Aerial surveillance is key to curbing the illegal intrusion of poachers, especially within Tsavo East and West National Parks where the environment is harsh and often inaccessible. Whilst the demand for elephant ivory continues to rise, the elephant herds of Tsavo are being decimated yet the David Sheldrick Wildlife Trust is dedicating it’s time, effort and resources in fighting the war against poachers on the ground and in the air. With low-level flying aircrafts best suited for aerial monitoring, the DSWT in conjunction with the Kenya Wildlife Service is combining flying efforts with eight full-time anti-poaching teams and a mobile veterinary unit in order to prevent illegal activities and crimes against wildlife and wild habitats.
During the last two months a total of 87 hours have been flown over the Tsavo Conservation Area (TCA), covering a total of 7142 miles. Many hours were spent carrying out aerial patrols across the northern area of Tsavo East National Park (TENP), the Tsavo Triangle and bordering ranches where there are known poaching hotspots, whilst several days were spent in Tsavo West National Park (TWNP).
The aerial unit focused on the northern area of Tsavo East during this period, particularly around Ithumba where one of the DSWT’s orphaned elephant rehabilitation stockades is located, due to the prevalence of shooting blinds and shooting platforms around waterholes within the area. Efforts were also concentrated along the Tiva River, where large wildlife numbers occur, especially elephant herds. The Tsavo Triangle was also patrolled a number of times as shooting blinds were appearing around waterholes within the vicinity where the rains have filled all the waterholes and elephants have been widely dispersed.
The area around the Ithumba orphans was heavily patrolled on the ground and in the air during these months to ensure that there were no threats to the young elephants as they are introduced back into the wild. The orphan’s browsing range is about 6km from their stockades and although closely guarded the orphans and their wild elephant friends are always prone to a poacher’s arrow, and it is not only the DSWT’s orphans, which are protected, but wild orphans too, of which several elephant calves had to be rescued during this period including an injured black rhino calf.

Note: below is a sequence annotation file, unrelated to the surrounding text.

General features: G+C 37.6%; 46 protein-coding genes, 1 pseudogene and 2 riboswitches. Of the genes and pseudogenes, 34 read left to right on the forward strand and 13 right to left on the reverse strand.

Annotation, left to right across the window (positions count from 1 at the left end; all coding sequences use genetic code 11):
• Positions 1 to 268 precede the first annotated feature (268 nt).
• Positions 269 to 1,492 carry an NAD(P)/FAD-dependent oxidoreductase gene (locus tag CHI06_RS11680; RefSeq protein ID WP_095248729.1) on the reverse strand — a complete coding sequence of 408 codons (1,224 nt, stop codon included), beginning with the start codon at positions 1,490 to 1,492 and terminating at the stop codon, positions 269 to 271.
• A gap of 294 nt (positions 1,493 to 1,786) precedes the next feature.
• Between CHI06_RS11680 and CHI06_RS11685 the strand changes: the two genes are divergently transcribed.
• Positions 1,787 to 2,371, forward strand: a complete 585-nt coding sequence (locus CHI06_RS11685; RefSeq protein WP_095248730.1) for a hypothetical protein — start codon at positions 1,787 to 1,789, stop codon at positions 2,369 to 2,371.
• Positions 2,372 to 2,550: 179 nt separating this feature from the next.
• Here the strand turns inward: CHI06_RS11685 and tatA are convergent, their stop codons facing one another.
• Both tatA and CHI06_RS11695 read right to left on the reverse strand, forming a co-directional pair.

A major portion of the aircraft’s flying time was also involved in locating and assisting in the darting of wounded elephants in unison with the DSWT’s veterinary unit and the Kenya Wildlife Service. It has been an incredibly busy few weeks for poison arrow poachers, as revealed by the teams, who at one point discovered and darted five elephants in just three days with the aircraft's continued assistance. The operations with the vet unit and the new Sky Vets initiative, using Kenya Wildlife Service Vets, have been very successful and all the elephants reported with wounds requiring the DSWT's aerial support have been found, darted and treated.
Although the threat of poaching is the DSWT’s core focus within the TCA, flying time was also dedicated to mapping the invasive species of cactus (Opuntia stricta), which is taking over the Buchuma area of Tsavo East. The cactus has come into the park from the bordering land and is spreading further by elephants which eat it. Various methods of control are being debated as the cactus poses a serious problem for the ecological future of the area.
The KWS and DSWT’s anti-poaching ground teams have covered thousands of kilometers in the past weeks, following up on reports and sightings from the aerial surveillance unit allowing for over 100 arrests of poachers and offenders within just eight weeks, whilst being able to destroy shooting blinds and remove over 500 snares. Communication is of paramount importance and all the teams operating within the TCA are interconnected in order to efficiently and effectively respond to any reports or sightings, whilst working closely with the communities bordering the Parks.
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